The fate of a $32 million solar-farm proposal in Bomen will be decided at a Southern Regional Planning Panel meeting in Wagga on September 11.
The project, which has a capital investment value of $29.3m, is proposed to be a 30-megawatt solar farm that will generate about 67,500MW hours of electricity each year.
Based on average household usage, this would service about 11,600 homes.
Terrain Solar, the applicant of the project, said they would comment in detail after the meeting.
“We are being respectful of the process as we head towards the meeting and will be happy to discuss outcomes after,” Terrain Solar’s co-founder Simon Ingram said.
The site is located at the southwestern corner of the junction of Windmill Road and East Bomen Road and extends to an area of 269ha.
The development application for the project was submitted to the council in November 2017.
During the DA’s initial public exhibition, 26 submissions objecting to the project were lodged by residents in neighbouring properties.
Bill Schulz, president of Eunony Valley Association, said they “vehemently oppose this DA”.
“This is not a solar farm, it’s an industrial power station,” Mr Schulz said.
“There is no mistake – we will argue that the term is not applicable to the site.
“We’re not opposed to renewable energy, we’re opposed to the location because it’ll cause visual damage and is environmental vandalism.”
Mr Schulz said that there had been a lack of community consultation.
“It’s strongly recommended as due process – it’s clearly noted and repeated in the planning panel’s guidelines for large-scale solar projects,” he said.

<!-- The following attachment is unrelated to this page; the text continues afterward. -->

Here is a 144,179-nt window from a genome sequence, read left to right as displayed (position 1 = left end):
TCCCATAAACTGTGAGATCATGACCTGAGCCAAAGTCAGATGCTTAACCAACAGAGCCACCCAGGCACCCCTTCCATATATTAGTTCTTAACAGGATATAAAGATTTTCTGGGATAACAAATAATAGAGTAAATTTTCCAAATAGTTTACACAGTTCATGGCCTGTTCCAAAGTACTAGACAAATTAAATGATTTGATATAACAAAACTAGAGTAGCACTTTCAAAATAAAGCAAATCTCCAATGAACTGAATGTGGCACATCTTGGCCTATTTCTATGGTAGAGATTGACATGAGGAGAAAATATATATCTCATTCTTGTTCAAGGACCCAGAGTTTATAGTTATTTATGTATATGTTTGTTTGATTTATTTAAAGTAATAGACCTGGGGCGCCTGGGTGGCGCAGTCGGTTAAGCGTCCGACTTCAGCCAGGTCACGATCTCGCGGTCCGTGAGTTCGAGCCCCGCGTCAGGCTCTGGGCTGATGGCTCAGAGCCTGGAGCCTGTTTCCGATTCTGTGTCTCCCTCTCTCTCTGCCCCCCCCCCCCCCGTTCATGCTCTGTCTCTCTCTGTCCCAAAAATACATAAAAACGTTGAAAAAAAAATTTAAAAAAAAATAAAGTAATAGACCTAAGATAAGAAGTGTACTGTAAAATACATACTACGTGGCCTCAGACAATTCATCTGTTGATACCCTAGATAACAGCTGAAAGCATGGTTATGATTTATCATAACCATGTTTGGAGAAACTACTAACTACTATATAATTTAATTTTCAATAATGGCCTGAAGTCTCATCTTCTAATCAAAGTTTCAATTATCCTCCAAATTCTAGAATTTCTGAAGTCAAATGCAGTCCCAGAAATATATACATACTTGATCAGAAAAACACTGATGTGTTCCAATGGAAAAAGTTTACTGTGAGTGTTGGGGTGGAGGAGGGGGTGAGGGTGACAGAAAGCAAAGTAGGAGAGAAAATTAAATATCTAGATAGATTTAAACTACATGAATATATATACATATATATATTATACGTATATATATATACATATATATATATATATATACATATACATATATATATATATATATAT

We’re not opposed to renewable energy, we’re opposed to the location because it’ll cause visual damage and is environmental vandalism.Bill Schulz, president of Eunony Valley Association
On June 7 this year, the planning panel visited the site in which a number of questions were raised and issues presented to the applicant for action.
In a public record of the meeting, issues raised include lack of plan details, visual impacts and site restoration.
In its assessment report on August 28 this year, Wagga City Council recommended the project be approved subject to general terms and agreements.
Among the issues considered, the report states the need to balance between sustainable energy and agricultural land uses.
“This issue [traditional agricultural land uses and landscapes within rural areas] will continue to emerge as it is balanced against factors associated with the growing importance of renewable energy targets,” it reads.
Rod Kendall, Wagga City councillor and representative on the southern planning panel, said the critical factor was to “keep an open mind”.
“It’s an opportunity for the proponents and opponents to make submissions to the panel,” Cr Kendall said.
“Part of the process is to have inter-panel discussions about the pros and cons before we take a position.”
Part of the process is to have inter-panel discussions about the pros and cons before we take a position.Rod Kendall, Wagga City Councillor and representative on southern planning panel
He said that the proposal being one of many solar-farm projects showed “a confidence in Wagga’s economic future”.
The determination of the project will be based on the council’s assessment and the applicant’s documents, including statement of environmental effects, visual impacts and biodiversity assessment.
Referral of the proposal and objections were made to the Office of Environment and Heritage and the Department of Primary Industries Water.
Separate proponents Renew Estate and Green Switch Australia also have solar projects proposed for the Wagga region.
There are currently $750 million worth of renewable energy projects slated for the region, including farms at Coleambally, Griffith, and Hay.
The planning panel meeting will be open to the public at Wagga City Council from 11am.
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